Bill Dorman

News Director

Bill Dorman has been the news director of Hawai‘i Public Radio since February 2011. Born in New York City, he spent 21 years at CNN in various positions behind the scenes and on the air in Atlanta, New York, Washington DC, and Tokyo, Japan. He was also managing editor of Asia Pacific Broadcast for Bloomberg News for five years before moving to Hawai‘i in 2009. He’s covered stories from more than twenty countries and territories.

Ways to Connect

Se Mo / Flickr
Se Mo / Flickr

The international community is still discussing potential responses to North Korea’s apparent nuclear test earlier this week. While some kind of coordinated approach is likely through the United Nations, there will also be a more immediate response—right on the border. HPR’s Bill Dorman explains in today’s Asia Minute.

Wikipedia Commons
Wikipedia Commons

It will take some time for international experts to analyze North Korea’s latest nuclear test. This is the fourth time the country has tested a nuclear device….in a period stretching back nearly a decade.  HPR’s Bill Dorman has some background in today’s Asia Minute.

tonynetone/ Flickr
tonynetone/ Flickr

Three trading days into the New Year, financial markets around the world remain uncertain. And a lot of that nervousness begins with China. Part of it relates to the economy, but it’s also uncertainty about what the government will do when it comes to the stock market. HPR’s Bill Dorman has more in today’s Asia Minute.

Transparency has never been a particular strength of China’s stock market.  Investors at home and abroad know the government plays a role in the market, but the extent is a moving target and not always clear.  This week is a good example.

Daniel Ramirez / Flickr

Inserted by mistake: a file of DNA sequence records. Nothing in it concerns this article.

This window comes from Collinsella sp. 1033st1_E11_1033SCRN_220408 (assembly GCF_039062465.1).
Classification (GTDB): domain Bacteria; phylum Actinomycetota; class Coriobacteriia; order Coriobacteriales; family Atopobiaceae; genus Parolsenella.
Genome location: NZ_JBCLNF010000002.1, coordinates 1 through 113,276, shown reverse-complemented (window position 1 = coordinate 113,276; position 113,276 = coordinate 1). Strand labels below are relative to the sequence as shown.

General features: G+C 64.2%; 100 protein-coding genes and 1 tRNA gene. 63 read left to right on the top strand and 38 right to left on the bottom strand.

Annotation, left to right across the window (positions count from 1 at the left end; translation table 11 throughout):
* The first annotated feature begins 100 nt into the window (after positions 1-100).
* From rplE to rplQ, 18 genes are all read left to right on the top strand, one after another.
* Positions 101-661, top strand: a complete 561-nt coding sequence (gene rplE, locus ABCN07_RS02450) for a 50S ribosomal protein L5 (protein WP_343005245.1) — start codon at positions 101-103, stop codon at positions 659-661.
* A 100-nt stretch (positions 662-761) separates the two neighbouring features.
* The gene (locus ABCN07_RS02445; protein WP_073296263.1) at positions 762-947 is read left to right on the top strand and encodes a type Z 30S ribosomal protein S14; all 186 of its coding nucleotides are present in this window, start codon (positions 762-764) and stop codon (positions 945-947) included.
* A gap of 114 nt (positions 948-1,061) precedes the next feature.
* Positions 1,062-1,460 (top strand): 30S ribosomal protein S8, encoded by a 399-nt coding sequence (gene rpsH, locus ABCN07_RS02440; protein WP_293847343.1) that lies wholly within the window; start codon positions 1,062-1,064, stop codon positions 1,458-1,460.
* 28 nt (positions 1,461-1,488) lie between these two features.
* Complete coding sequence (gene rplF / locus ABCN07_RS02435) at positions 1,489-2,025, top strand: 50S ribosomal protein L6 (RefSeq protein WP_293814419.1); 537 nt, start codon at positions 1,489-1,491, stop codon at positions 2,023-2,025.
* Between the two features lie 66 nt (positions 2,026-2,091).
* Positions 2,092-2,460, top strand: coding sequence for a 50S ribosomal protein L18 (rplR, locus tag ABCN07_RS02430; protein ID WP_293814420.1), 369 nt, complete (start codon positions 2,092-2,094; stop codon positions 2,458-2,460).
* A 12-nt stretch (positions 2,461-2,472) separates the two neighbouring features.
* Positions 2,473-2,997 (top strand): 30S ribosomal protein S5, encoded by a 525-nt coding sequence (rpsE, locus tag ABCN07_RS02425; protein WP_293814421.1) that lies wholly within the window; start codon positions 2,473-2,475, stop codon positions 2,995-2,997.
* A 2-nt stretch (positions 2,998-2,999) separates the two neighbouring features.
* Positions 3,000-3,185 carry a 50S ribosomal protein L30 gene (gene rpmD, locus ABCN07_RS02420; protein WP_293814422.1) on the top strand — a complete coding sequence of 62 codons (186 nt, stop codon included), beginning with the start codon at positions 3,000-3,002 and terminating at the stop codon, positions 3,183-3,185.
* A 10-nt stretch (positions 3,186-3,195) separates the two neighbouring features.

Daniel Ramirez / Flickr

Stock markets around the world began the New Year with lower values—especially in China. But for investors taking the longer view, 2016 may present some intriguing stories. And for those with an eye on local companies, one of those stories involves hometown financial stocks. HPR’s Bill Dorman explains.

Depending on how events transpire, it’s possible that two more local banks may be trading as independent companies at some point this year.  It’s been about 17 years since investors could buy shares of First Hawaiian Bank as a stand-alone company.

Pixabay Commons
Pixabay Commons

Global stock markets have started the year with volatility—especially in China. But when it comes to real estate, investors in China and elsewhere expect to spend more money this year in the United States.  HPR’s Bill Dorman has more in today’s Asia Minute.

Tourism is a growing business in many parts of the world—including South Korea. And as part of its campaign to attract more visitors, the capital city has adopted a new slogan. But not everyone is celebrating. HPR’s Bill Dorman has details in today’s Asia Minute.

lockerdome.com
lockerdome.com

2015 was a record year at the movies. In the United States, box office sales topped 11-billion dollars. And it was also a record-setting year in China. HPR’s Bill Dorman has more in today’s Asia Minute.

Here’s a statistic any business would like: annual growth of 49%.  That’s what happened to ticket sales for movies in China during 2015.  Government figures released Thursday show box office receipts of nearly 7-billion dollars last year - up from about one and a half billion dollars just five years ago.

This holiday season, there’s been a lot of news about “hoverboards”—from store sales to emergency room visits.  Now there’s a story from the Philippines about a man many are calling the “hoverboard priest.” HPR’s Bill Dorman explains in today’s Asia Minute.

The story begins during a Christmas Eve mass in a church in Laguna—southeast of Manila.  A statement from the Diocese of San Pablo in the Philippines picks up the thread.  Quote: “as a way of greeting his parishioners, the priest sang a Christmas song, while going around the nave standing on a hoverboard.”

Wikipedia Commons
Wikipedia Commons

November was another record-breaking month for the hospitality industry in Hawai‘i. The Hawai‘i Tourism Authority reports visitor arrivals were up nearly four-percent from a year ago. HPR’s Bill Dorman has some of the stories behind the numbers.

NeilsPhotography / Flickr
NeilsPhotography / Flickr

Smokers who are under the age of 21 have just a couple of days left of legal tobacco puffing in Hawai‘i. On Friday, the state becomes the first in the nation to outlaw tobacco sales to anyone younger than 21. The issue of smoking among young people is also getting attention this week in Indonesia—where critics say the government is not doing enough to stop it.

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